DUBAI, United Arab Emirates (CNN) – Dreadfully quiet and deserted sites have always attracted explorers, and in the US state of Pennsylvania, the deserted stretch of Route 61, which has been dubbed the ‘Graffiti Expressway’, attracts tourists despite measures to stay at home, and is therefore covered in dirt to drive away Transgressors.
The road, decorated with graffiti and graffiti, dates back to 1993, when it was closed due to damage from the coal fires that have been under the town of Centralia for more than 50 years, according to the Pennsylvania Department of Environmental Protection.
The state says the area is very dangerous, but that has not prevented people from coming to see the graffiti over the past decade and adding their own fees.
On Monday, CNN-affiliated “WNEP” reported that local coal company crews were covering the highway, as tourists came to take a final look.
They brought about 400 payloads of material, and then they would settle it, and probably plant it, to grow trees and grass from, ”Vincent Guaruna of Fox Coal said to WNEP.
Guarana explained to WNEP that the insurance company, “Pagnotti Enterprises”, which owns the property, had hired them to cover the “Graffiti Highway” due to fears of large crowds there.
CNN was unable to reach Pagnotti Enterprises for comment.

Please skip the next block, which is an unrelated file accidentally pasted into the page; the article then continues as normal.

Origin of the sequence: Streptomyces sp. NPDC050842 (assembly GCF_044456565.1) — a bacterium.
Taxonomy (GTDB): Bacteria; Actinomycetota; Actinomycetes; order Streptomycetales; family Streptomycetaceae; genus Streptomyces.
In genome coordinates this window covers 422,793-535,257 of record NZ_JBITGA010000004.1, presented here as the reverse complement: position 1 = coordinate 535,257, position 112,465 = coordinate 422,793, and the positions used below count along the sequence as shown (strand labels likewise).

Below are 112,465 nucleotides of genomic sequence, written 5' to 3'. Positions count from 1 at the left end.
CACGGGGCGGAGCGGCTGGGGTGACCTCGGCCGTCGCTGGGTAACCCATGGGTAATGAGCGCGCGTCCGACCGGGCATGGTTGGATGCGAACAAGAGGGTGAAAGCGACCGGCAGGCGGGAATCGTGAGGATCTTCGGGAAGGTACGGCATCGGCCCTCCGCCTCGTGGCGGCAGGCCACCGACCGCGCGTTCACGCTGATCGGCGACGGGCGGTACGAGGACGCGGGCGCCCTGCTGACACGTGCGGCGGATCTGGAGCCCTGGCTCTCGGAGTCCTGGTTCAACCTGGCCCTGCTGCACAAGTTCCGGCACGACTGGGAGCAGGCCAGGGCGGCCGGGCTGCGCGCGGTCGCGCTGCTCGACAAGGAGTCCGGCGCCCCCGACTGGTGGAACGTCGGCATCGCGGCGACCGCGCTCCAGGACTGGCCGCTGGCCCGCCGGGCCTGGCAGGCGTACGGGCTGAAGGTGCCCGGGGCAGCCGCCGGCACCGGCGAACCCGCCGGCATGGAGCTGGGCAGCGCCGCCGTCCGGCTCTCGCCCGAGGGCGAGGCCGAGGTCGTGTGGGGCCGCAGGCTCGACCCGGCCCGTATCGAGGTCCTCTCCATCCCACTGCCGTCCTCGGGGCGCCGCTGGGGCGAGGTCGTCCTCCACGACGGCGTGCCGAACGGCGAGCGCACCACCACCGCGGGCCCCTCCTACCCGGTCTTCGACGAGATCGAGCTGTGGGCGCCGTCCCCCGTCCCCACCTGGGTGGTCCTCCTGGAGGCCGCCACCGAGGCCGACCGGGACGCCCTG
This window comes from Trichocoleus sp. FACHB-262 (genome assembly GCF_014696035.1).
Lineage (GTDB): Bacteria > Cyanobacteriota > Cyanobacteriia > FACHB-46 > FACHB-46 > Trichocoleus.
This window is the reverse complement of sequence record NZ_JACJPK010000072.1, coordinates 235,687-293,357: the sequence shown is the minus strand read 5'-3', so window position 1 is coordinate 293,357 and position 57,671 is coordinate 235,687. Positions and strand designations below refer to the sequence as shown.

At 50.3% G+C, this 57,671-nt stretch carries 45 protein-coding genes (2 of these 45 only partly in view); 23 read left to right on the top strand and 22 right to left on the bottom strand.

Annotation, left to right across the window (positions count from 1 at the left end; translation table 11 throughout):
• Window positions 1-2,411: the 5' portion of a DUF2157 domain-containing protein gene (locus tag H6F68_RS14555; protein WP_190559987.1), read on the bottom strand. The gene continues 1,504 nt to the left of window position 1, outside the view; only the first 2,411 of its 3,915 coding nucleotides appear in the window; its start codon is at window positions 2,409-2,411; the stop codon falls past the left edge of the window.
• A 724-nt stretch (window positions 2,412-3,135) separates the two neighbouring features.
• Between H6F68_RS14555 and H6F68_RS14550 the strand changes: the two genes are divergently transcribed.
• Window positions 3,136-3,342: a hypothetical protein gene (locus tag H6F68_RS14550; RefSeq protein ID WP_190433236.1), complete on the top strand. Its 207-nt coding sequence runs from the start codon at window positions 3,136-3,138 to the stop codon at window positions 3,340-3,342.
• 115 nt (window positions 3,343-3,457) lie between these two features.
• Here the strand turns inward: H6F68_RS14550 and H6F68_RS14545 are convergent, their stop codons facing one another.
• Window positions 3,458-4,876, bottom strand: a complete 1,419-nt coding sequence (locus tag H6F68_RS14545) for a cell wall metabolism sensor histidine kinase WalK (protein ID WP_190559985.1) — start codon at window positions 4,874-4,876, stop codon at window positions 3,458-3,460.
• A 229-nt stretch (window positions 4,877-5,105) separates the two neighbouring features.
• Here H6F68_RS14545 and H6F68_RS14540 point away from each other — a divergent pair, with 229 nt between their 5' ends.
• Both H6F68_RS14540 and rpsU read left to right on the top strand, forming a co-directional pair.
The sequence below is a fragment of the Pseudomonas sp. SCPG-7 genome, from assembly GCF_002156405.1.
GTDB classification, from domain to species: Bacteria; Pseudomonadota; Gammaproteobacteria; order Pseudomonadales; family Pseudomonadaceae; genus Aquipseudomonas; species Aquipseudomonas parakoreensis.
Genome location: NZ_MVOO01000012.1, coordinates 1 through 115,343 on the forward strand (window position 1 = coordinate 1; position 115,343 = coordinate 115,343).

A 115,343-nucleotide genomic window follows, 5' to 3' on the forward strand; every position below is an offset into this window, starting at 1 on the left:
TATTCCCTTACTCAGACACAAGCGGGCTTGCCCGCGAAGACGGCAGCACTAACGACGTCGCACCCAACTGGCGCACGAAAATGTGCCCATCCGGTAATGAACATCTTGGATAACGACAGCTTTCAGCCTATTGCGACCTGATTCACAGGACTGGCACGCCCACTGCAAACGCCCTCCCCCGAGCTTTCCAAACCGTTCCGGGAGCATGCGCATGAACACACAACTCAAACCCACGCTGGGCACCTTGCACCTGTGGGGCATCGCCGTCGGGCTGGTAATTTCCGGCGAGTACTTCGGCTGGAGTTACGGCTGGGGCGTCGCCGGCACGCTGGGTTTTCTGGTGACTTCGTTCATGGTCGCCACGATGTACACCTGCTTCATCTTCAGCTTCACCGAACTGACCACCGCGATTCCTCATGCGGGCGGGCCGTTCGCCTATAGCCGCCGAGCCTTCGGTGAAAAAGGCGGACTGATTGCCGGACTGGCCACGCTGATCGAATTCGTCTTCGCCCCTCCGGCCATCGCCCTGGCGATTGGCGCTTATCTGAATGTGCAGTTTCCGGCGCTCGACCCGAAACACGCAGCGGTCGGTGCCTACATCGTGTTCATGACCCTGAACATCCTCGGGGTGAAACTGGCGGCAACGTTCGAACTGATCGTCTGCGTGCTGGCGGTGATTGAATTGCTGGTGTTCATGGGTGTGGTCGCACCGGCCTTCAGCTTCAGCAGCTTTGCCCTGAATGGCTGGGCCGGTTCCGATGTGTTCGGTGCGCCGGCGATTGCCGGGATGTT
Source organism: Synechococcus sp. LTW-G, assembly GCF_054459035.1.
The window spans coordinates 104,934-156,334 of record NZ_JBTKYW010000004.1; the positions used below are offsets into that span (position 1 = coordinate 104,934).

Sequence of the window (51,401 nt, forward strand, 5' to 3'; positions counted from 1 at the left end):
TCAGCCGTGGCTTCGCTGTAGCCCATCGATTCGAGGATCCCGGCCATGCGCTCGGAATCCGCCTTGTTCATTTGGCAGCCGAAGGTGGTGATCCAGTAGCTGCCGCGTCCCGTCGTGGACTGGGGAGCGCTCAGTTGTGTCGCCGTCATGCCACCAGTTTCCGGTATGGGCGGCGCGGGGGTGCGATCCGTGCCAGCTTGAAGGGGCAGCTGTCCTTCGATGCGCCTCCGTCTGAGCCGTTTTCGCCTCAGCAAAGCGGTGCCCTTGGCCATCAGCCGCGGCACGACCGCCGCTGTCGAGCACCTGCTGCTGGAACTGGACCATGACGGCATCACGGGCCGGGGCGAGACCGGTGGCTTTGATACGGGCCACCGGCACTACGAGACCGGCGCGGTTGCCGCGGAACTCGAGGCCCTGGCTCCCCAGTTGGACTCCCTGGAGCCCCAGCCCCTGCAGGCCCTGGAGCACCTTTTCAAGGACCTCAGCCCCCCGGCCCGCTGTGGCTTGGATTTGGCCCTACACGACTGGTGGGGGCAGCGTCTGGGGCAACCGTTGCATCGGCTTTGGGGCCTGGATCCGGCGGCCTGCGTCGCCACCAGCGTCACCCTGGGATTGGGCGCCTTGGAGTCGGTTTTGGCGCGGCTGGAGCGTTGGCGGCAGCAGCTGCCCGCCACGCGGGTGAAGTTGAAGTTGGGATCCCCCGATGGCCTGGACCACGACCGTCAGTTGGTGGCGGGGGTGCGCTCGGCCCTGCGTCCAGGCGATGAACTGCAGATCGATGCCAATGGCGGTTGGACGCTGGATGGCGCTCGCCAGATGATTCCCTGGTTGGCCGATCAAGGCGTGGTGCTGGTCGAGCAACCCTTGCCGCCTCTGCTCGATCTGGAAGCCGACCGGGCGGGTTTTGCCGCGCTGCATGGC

Our guarana told WNEP: “I think someone was setting fire to the site a few weeks ago,” adding that “they are doing a lot of damage to the community there, and it is time to end it.”
Guarana indicated that the process of covering the road will take 3 to 4 days.
A visitor told WNEP that he watched online videos of people holding the concerts there.
“I think the owners are tired and decide to cover everything,” Anthony Procopio told WNEP.
The town of Centralia is about an hour northeast of Hershey, Pennsylvania, and was home to about 1,200 people. It is now a ghost town due to the fires.
The fires started in 1962 as a result of cleaning a landfill, but the fire ignited a seam of coal that runs under the town. It has continued to burn since, according to the state of Pennsylvania.
The US Congress allocated $ 42 million in 1984 to relocate homes and businesses in the town. The state says only five families stayed in Centralia as of 2013.
Many of the town’s properties have been demolished, but tourists still come to see what remains of the ghost town and the expressway covered with graffiti and drawings, which sometimes emits steam, i.e. cracks in the asphalt.
“He is very cool, his story is great,” Hannah Quinn, who came from Harrisburg to watch the highway, told WNEP. “I think they mentioned it as a ghost town or something, which is somewhat terrifying.”